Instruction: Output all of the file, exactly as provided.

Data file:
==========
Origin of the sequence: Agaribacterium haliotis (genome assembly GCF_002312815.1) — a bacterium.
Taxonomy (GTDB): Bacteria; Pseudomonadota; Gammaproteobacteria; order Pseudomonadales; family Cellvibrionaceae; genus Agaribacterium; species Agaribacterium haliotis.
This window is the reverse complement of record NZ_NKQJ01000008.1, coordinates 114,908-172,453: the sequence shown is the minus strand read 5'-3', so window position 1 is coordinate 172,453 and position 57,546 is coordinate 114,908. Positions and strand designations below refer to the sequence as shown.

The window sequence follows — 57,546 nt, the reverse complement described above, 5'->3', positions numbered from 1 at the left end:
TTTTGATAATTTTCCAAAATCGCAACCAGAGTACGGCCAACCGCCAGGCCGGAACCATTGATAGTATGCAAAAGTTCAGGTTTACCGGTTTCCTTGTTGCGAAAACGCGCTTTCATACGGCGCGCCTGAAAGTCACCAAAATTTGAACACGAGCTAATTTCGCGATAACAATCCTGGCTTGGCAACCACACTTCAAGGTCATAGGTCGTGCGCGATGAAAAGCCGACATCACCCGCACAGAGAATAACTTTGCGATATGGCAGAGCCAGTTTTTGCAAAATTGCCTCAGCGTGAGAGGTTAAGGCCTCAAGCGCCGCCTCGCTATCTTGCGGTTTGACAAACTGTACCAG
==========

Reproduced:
Origin of the sequence: Agaribacterium haliotis (genome assembly GCF_002312815.1) — a bacterium.
Taxonomy (GTDB): Bacteria; Pseudomonadota; Gammaproteobacteria; order Pseudomonadales; family Cellvibrionaceae; genus Agaribacterium; species Agaribacterium haliotis.
This window is the reverse complement of record NZ_NKQJ01000008.1, coordinates 114,908-172,453: the sequence shown is the minus strand read 5'-3', so window position 1 is coordinate 172,453 and position 57,546 is coordinate 114,908. Positions and strand designations below refer to the sequence as shown.

The window sequence follows — 57,546 nt, the reverse complement described above, 5'->3', positions numbered from 1 at the left end:
TTTTGATAATTTTCCAAAATCGCAACCAGAGTACGGCCAACCGCCAGGCCGGAACCATTGATAGTATGCAAAAGTTCAGGTTTACCGGTTTCCTTGTTGCGAAAACGCGCTTTCATACGGCGCGCCTGAAAGTCACCAAAATTTGAACACGAGCTAATTTCGCGATAACAATCCTGGCTTGGCAACCACACTTCAAGGTCATAGGTCGTGCGCGATGAAAAGCCGACATCACCCGCACAGAGAATAACTTTGCGATATGGCAGAGCCAGTTTTTGCAAAATTGCCTCAGCGTGAGAGGTTAAGGCCTCAAGCGCCGCCTCGCTATCTTGCGGTTTGACAAACTGTACCAG